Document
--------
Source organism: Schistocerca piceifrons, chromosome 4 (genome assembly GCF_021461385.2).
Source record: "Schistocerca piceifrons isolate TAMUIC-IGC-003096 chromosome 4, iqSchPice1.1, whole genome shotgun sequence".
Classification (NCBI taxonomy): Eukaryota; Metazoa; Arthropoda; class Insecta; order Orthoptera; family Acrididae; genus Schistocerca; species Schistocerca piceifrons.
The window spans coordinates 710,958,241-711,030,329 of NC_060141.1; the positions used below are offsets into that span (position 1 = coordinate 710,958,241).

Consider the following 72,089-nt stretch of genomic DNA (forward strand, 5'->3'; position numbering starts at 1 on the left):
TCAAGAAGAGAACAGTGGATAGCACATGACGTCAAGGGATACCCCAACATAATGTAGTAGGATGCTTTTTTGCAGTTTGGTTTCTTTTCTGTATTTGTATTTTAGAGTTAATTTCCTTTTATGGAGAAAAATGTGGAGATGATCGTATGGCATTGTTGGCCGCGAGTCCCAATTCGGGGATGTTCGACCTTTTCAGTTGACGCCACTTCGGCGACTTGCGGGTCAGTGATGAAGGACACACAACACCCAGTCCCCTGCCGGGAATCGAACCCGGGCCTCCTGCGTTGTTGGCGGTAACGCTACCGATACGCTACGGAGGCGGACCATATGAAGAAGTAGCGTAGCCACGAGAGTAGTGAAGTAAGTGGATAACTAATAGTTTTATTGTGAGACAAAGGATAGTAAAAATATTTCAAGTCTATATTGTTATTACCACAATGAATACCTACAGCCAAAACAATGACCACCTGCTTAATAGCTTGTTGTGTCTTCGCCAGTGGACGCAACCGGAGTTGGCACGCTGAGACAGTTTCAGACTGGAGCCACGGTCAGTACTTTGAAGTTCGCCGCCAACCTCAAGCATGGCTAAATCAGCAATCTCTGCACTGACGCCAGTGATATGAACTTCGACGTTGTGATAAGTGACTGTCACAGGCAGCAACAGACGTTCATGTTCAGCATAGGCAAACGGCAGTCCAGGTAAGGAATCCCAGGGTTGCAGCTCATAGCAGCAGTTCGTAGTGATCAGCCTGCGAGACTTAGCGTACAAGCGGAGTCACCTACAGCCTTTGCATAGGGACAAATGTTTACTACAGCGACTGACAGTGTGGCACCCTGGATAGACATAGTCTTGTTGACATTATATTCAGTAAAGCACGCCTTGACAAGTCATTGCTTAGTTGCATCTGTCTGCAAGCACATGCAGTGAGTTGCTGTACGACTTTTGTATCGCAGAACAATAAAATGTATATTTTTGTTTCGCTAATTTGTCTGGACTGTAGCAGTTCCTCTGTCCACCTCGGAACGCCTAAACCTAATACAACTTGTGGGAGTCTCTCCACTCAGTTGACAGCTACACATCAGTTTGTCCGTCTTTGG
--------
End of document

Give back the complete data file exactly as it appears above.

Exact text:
Source organism: Schistocerca piceifrons, chromosome 4 (genome assembly GCF_021461385.2).
Source record: "Schistocerca piceifrons isolate TAMUIC-IGC-003096 chromosome 4, iqSchPice1.1, whole genome shotgun sequence".
Classification (NCBI taxonomy): Eukaryota; Metazoa; Arthropoda; class Insecta; order Orthoptera; family Acrididae; genus Schistocerca; species Schistocerca piceifrons.
The window spans coordinates 710,958,241-711,030,329 of NC_060141.1; the positions used below are offsets into that span (position 1 = coordinate 710,958,241).

Consider the following 72,089-nt stretch of genomic DNA (forward strand, 5'->3'; position numbering starts at 1 on the left):
TCAAGAAGAGAACAGTGGATAGCACATGACGTCAAGGGATACCCCAACATAATGTAGTAGGATGCTTTTTTGCAGTTTGGTTTCTTTTCTGTATTTGTATTTTAGAGTTAATTTCCTTTTATGGAGAAAAATGTGGAGATGATCGTATGGCATTGTTGGCCGCGAGTCCCAATTCGGGGATGTTCGACCTTTTCAGTTGACGCCACTTCGGCGACTTGCGGGTCAGTGATGAAGGACACACAACACCCAGTCCCCTGCCGGGAATCGAACCCGGGCCTCCTGCGTTGTTGGCGGTAACGCTACCGATACGCTACGGAGGCGGACCATATGAAGAAGTAGCGTAGCCACGAGAGTAGTGAAGTAAGTGGATAACTAATAGTTTTATTGTGAGACAAAGGATAGTAAAAATATTTCAAGTCTATATTGTTATTACCACAATGAATACCTACAGCCAAAACAATGACCACCTGCTTAATAGCTTGTTGTGTCTTCGCCAGTGGACGCAACCGGAGTTGGCACGCTGAGACAGTTTCAGACTGGAGCCACGGTCAGTACTTTGAAGTTCGCCGCCAACCTCAAGCATGGCTAAATCAGCAATCTCTGCACTGACGCCAGTGATATGAACTTCGACGTTGTGATAAGTGACTGTCACAGGCAGCAACAGACGTTCATGTTCAGCATAGGCAAACGGCAGTCCAGGTAAGGAATCCCAGGGTTGCAGCTCATAGCAGCAGTTCGTAGTGATCAGCCTGCGAGACTTAGCGTACAAGCGGAGTCACCTACAGCCTTTGCATAGGGACAAATGTTTACTACAGCGACTGACAGTGTGGCACCCTGGATAGACATAGTCTTGTTGACATTATATTCAGTAAAGCACGCCTTGACAAGTCATTGCTTAGTTGCATCTGTCTGCAAGCACATGCAGTGAGTTGCTGTACGACTTTTGTATCGCAGAACAATAAAATGTATATTTTTGTTTCGCTAATTTGTCTGGACTGTAGCAGTTCCTCTGTCCACCTCGGAACGCCTAAACCTAATACAACTTGTGGGAGTCTCTCCACTCAGTTGACAGCTACACATCAGTTTGTCCGTCTTTGG